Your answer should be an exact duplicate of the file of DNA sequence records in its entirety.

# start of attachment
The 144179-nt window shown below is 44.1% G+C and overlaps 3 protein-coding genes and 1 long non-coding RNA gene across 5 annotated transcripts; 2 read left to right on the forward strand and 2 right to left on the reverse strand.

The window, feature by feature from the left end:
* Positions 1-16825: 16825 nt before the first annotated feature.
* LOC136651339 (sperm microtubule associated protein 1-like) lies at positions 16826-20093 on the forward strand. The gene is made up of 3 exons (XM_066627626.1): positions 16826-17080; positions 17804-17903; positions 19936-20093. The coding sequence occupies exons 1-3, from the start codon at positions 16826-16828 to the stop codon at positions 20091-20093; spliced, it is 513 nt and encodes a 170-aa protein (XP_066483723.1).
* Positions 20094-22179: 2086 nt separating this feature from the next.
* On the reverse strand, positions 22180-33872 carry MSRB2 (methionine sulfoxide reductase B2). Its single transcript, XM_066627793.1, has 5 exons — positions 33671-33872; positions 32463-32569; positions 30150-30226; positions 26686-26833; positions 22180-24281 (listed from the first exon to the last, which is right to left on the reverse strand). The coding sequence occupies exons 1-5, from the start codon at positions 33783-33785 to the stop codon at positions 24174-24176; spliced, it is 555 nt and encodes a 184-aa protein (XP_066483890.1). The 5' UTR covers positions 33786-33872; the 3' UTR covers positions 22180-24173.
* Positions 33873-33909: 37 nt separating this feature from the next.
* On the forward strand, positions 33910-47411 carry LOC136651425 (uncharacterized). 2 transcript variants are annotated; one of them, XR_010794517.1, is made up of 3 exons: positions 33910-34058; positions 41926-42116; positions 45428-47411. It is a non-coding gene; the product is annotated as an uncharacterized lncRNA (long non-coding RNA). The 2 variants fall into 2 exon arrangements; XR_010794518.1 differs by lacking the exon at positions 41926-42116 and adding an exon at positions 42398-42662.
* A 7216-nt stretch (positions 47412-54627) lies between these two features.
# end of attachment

The 144179-nt window shown below is 44.1% G+C and overlaps 3 protein-coding genes and 1 long non-coding RNA gene across 5 annotated transcripts; 2 read left to right on the forward strand and 2 right to left on the reverse strand.

The window, feature by feature from the left end:
* Positions 1-16825: 16825 nt before the first annotated feature.
* LOC136651339 (sperm microtubule associated protein 1-like) lies at positions 16826-20093 on the forward strand. The gene is made up of 3 exons (XM_066627626.1): positions 16826-17080; positions 17804-17903; positions 19936-20093. The coding sequence occupies exons 1-3, from the start codon at positions 16826-16828 to the stop codon at positions 20091-20093; spliced, it is 513 nt and encodes a 170-aa protein (XP_066483723.1).
* Positions 20094-22179: 2086 nt separating this feature from the next.
* On the reverse strand, positions 22180-33872 carry MSRB2 (methionine sulfoxide reductase B2). Its single transcript, XM_066627793.1, has 5 exons — positions 33671-33872; positions 32463-32569; positions 30150-30226; positions 26686-26833; positions 22180-24281 (listed from the first exon to the last, which is right to left on the reverse strand). The coding sequence occupies exons 1-5, from the start codon at positions 33783-33785 to the stop codon at positions 24174-24176; spliced, it is 555 nt and encodes a 184-aa protein (XP_066483890.1). The 5' UTR covers positions 33786-33872; the 3' UTR covers positions 22180-24173.
* Positions 33873-33909: 37 nt separating this feature from the next.
* On the forward strand, positions 33910-47411 carry LOC136651425 (uncharacterized). 2 transcript variants are annotated; one of them, XR_010794517.1, is made up of 3 exons: positions 33910-34058; positions 41926-42116; positions 45428-47411. It is a non-coding gene; the product is annotated as an uncharacterized lncRNA (long non-coding RNA). The 2 variants fall into 2 exon arrangements; XR_010794518.1 differs by lacking the exon at positions 41926-42116 and adding an exon at positions 42398-42662.
* A 7216-nt stretch (positions 47412-54627) lies between these two features.